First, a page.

she left a stare on the bathroom mirror
and rubber gloves slumped over taps
like yellow dresses waiting for a clean.
There was a smashing of plates after tea
to avoid washing-up and what she cooked
for the kids before she left
could not be saved—not the fish
that wasted itself for years just swimming
nor the bacon that never met bread.
One earring left behind was mistaken
for the one she took with her; unique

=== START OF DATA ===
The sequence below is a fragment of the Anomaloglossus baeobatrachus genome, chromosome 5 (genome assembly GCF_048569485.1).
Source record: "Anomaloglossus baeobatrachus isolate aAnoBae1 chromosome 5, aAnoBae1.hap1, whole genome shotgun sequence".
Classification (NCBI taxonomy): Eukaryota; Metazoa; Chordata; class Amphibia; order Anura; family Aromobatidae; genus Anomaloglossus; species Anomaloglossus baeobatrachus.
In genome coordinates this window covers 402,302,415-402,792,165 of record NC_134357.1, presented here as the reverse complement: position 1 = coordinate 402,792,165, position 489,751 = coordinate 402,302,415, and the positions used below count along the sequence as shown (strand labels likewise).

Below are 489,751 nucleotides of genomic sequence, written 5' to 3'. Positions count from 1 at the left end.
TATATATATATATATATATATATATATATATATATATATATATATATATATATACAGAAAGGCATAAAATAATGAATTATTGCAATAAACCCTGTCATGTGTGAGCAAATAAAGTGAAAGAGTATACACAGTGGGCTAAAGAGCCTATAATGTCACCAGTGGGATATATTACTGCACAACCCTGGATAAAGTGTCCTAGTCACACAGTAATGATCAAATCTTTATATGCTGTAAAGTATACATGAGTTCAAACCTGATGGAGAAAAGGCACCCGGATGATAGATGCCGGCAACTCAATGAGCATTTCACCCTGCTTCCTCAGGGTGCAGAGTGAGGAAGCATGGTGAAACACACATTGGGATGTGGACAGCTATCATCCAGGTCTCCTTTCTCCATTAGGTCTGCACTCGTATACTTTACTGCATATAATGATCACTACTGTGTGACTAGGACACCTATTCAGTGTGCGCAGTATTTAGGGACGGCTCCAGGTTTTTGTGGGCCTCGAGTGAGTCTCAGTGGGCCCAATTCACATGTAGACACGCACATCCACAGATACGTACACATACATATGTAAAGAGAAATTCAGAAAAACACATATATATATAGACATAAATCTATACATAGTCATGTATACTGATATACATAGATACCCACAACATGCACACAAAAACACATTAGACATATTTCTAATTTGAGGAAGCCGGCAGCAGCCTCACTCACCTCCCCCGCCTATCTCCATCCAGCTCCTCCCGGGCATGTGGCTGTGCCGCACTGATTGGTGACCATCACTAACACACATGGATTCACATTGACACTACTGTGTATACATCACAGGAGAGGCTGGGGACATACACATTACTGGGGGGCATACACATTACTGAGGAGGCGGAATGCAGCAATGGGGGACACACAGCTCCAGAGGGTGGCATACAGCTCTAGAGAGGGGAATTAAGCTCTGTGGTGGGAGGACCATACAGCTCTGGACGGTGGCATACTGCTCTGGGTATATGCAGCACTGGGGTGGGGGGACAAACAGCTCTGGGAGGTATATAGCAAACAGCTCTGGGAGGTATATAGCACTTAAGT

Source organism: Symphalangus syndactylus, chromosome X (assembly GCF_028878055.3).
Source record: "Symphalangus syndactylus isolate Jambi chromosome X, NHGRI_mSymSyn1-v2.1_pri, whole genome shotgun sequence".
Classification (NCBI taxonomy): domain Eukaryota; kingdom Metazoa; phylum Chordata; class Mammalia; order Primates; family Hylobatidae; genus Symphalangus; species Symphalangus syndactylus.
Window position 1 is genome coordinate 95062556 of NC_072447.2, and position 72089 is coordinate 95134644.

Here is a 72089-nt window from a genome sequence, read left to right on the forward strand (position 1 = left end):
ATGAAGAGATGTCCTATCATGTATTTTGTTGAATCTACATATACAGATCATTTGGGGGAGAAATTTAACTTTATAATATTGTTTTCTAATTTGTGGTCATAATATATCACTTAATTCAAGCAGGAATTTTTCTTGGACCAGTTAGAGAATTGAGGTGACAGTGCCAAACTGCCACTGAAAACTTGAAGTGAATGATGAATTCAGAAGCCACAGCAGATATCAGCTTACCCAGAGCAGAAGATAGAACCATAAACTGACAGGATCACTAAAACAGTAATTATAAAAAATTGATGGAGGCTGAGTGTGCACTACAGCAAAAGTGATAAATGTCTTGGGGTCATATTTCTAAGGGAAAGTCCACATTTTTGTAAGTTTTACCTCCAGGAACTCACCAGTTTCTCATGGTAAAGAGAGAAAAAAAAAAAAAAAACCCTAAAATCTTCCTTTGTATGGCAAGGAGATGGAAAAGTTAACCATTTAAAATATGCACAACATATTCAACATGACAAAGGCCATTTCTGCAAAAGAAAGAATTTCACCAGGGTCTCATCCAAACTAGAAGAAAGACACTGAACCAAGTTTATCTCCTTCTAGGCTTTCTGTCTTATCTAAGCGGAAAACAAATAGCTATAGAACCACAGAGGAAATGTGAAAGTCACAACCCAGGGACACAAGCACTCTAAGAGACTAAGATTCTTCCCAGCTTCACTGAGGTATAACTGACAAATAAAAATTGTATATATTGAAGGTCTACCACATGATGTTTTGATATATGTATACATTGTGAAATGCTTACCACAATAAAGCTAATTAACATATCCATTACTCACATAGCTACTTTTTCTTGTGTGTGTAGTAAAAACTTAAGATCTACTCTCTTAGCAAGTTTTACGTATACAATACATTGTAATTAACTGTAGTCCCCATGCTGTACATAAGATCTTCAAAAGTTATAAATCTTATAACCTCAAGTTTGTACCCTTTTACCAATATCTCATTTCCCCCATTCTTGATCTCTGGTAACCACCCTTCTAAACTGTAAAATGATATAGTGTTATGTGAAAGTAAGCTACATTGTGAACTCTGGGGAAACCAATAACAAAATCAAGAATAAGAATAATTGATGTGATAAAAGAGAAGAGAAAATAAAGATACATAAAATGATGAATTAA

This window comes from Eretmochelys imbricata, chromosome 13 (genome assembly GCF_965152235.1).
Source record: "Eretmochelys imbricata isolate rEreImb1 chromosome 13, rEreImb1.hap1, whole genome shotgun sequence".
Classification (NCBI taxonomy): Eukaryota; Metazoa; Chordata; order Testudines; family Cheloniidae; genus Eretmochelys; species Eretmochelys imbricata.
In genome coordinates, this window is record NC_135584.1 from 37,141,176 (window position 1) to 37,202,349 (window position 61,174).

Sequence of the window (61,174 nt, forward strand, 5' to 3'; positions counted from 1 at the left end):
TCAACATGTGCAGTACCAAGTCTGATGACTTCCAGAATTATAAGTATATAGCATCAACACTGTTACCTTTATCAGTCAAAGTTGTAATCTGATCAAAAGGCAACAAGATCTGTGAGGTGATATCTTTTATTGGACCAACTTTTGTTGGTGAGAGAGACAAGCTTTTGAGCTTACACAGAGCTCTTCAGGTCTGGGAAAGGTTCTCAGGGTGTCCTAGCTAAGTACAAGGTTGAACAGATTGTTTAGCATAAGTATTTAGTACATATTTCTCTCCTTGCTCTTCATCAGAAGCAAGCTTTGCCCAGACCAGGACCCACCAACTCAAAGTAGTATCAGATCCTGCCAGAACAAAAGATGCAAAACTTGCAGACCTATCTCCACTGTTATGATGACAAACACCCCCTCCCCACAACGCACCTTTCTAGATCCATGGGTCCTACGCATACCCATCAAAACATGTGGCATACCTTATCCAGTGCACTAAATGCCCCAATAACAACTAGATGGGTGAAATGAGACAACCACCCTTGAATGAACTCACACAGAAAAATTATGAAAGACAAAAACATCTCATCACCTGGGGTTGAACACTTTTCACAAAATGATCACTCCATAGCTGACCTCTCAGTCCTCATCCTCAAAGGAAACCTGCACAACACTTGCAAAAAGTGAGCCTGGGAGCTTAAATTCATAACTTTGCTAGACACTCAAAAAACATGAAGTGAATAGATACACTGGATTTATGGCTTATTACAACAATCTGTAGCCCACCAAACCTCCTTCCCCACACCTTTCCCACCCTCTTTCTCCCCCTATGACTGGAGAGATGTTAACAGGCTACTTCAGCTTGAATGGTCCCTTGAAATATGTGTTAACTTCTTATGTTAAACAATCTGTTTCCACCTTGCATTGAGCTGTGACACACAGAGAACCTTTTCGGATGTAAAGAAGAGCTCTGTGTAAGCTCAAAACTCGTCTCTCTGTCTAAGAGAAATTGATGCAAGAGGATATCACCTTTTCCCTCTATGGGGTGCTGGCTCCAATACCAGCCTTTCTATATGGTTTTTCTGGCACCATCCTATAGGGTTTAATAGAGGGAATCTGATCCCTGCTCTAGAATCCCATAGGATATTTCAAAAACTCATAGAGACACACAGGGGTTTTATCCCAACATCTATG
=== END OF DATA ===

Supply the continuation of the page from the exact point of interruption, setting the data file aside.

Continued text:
and beautiful, hooked on the scent of pillow.
Hollywood made a film with most of the crying
included, ending with the hope of highlights,
Botox, bigger lips and no one seemed to care
if her bed was made, if her bed was unmade.
Hilda Sheehan‘s debut collection is The Night my Sister Went to Hollywood (Cultured Llama Press, 2013). She has also published a chapbook of prose poems, Frances and Martine (Dancing Girl, 2014). Hilda is the creative director of Poetry Swindon: www.poetryswindon.org